June 29, 2022

CFOs See Darkening Clouds on the Horizon

Brent Meyer, Emil Mihaylov and Sonya Ravindranath Waddell

The second quarter results from The CFO Survey reveal growing concerns about the outlook for the U.S. economy. Firms continue to struggle amid the high inflation environment and against a backdrop of further removal of monetary accommodation as policymakers work to slow overall demand.

Even before the Federal Open Market Committee’s (FOMC) latest rate hike, firms had begun to revise down their revenue and employment expectations for this year. In this iteration of the survey, respondents ratcheted up their price- and cost-growth expectations sharply, a move that suggests price pressures are growing even more acute than they were last December, when CFOs were anticipating cost prices to be elevated throughout 2022.

Alongside the downgrade in financial executives’ own-firm expectations, these executives also see growing downside risks to the overall economic outlook. Business optimism over the U.S. economy slipped from 54.8 (on a 0 to 100 scale) in the first quarter to 50.7 in the second quarter, falling even further away from a post-pandemic high of 69 percent, set in the second quarter of 2021. And, importantly, CFOs are placing much more weight on the prospects for negative GDP growth over the year ahead.

In this Research and Commentary article, we dig further into these growing downside risks to growth and highlight some interesting special question results that suggest a sharp increase in borrowing rates will lead many firms to pull back on capital expenditures.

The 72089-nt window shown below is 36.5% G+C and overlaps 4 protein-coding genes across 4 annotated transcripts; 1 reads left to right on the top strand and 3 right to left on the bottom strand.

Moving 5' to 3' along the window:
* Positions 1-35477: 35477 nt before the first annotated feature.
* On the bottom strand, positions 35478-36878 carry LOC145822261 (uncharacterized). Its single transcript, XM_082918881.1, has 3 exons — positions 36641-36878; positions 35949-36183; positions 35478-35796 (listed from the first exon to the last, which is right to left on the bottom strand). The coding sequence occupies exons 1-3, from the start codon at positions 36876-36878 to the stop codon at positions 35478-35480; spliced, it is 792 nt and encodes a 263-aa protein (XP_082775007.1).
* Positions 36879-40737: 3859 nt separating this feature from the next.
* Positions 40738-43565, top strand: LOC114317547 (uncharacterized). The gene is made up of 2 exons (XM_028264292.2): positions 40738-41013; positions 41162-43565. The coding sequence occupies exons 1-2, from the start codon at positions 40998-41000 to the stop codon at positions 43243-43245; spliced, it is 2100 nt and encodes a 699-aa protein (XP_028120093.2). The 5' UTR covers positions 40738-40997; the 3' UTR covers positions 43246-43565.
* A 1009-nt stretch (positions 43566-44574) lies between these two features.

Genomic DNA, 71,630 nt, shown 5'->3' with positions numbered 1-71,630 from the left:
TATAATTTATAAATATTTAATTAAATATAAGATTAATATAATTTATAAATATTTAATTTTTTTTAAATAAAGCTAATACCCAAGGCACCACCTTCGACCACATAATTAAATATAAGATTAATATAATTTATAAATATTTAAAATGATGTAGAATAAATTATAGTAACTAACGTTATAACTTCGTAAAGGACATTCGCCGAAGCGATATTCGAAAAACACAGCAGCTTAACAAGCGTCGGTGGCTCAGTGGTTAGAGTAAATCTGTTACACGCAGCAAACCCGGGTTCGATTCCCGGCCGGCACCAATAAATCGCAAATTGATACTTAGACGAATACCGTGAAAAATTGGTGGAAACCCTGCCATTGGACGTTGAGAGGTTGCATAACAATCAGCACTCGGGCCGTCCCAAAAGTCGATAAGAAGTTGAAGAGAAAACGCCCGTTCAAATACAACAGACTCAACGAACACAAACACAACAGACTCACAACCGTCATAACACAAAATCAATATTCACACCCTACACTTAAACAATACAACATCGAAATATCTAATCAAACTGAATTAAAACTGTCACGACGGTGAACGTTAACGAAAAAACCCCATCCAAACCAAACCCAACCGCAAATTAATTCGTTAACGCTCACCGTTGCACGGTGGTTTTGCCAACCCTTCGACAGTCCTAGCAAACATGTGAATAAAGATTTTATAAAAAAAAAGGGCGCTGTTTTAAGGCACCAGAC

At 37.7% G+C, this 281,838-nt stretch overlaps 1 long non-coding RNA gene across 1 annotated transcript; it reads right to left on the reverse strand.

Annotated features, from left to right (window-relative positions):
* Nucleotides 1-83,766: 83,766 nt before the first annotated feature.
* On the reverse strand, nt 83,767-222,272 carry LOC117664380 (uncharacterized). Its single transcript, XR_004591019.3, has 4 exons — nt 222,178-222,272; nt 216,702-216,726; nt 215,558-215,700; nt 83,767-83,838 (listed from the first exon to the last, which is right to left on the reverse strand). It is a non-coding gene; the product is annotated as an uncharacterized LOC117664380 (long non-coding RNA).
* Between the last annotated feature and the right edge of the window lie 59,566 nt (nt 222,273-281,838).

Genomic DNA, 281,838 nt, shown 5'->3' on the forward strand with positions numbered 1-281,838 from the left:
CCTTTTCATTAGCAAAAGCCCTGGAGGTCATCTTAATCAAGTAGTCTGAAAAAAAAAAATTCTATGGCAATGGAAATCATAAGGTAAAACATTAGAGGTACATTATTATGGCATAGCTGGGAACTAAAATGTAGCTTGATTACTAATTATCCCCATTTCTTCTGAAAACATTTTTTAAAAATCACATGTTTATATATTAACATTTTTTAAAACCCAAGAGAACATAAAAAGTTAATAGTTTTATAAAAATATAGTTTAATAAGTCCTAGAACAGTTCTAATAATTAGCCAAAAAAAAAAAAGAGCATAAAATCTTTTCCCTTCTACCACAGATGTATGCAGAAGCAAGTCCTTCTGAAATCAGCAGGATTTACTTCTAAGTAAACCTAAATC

Own-Firm Expectations Deteriorate

In many ways, the second quarter decline in financial executives’ sales revenue expectations and increase in price and cost-growth expectations were a continuation of the first quarter softening. However, the revisions to the near-term outlook this quarter were sharper, and the results highlighted how sharp price pressures were stifling real, inflation-adjusted growth expectations.

CFO expectations for unit-cost growth in 2022 rose sharply — from an average 8.3 percent (median of 6 percent) in the first quarter to 10.2 percent (median of 8 percent) in the current survey. At the same time, firms’ nominal sales outlook for 2022 fell from a very strong 11.2 percent gain to a still high 9.3 percent increase, on average. And, although on a nominal basis, those figures seem strong; after adjusting for inflation (in this case, firms’ representative price expectations), sales revenue growth is expected to stagnate in 2022. In the previous survey, real revenue growth was roughly 3 percent.

CFOs’ Growth Expectations for Their Own Firms, by Response QuarterQ2 2022Q1 2022
Mean (and Median) Expected Year-Over-Year Percentage Change for Calendar Years2022202320222023
Revenue9.3%
(8.0%)
6.7%
(6.0%)
11.2%
(9.0%)
9.9%
(8.0%)
Price9.3%
(6.0%)
5.8%
(4.0%)
8.4%
(5.0%)
6.0%
(5.0%)
Employment (full-time)4.5%
(2.6%)
3.7%
(2.3%)
4.5%
(3.3%)
5.4%
(3.4%)
Wage Bill8.4%
(7.0%)
6.9%
(5.0%)
7.8%
(5.0%)
6.1%
(5.0%)
Non-wage Compensation8.0%
(7.0%)
7.6%
(6.0%)
7.3%
(6.0%)
7.1%
(5.0%)
Unit Cost10.2%
(8.0%)
6.5%
(5.0%)
8.3%
(6.0%)
7.0%
(5.0%)
Note: Q2 2022 data in the table reflect results for 292 to 309 U.S. firms responding to the Q2 2022 survey (May 25 – June 10, 2022). Results from the Q1 2022 survey (March 7-18, 2022) are shown for comparison (for 317 to 337 firms).

Firms also downgraded their 2023 revenue outlook, from roughly 10 percent, on average, to 6.7 percent. Here too, higher anticipated costs and price pressures eroded most of the expected revenue growth. It’s worth noting that, at least directionally, firms’ price and cost expectations were revised down modestly in 2023, suggesting that they do not see the extraordinarily high inflation continuing through the medium term.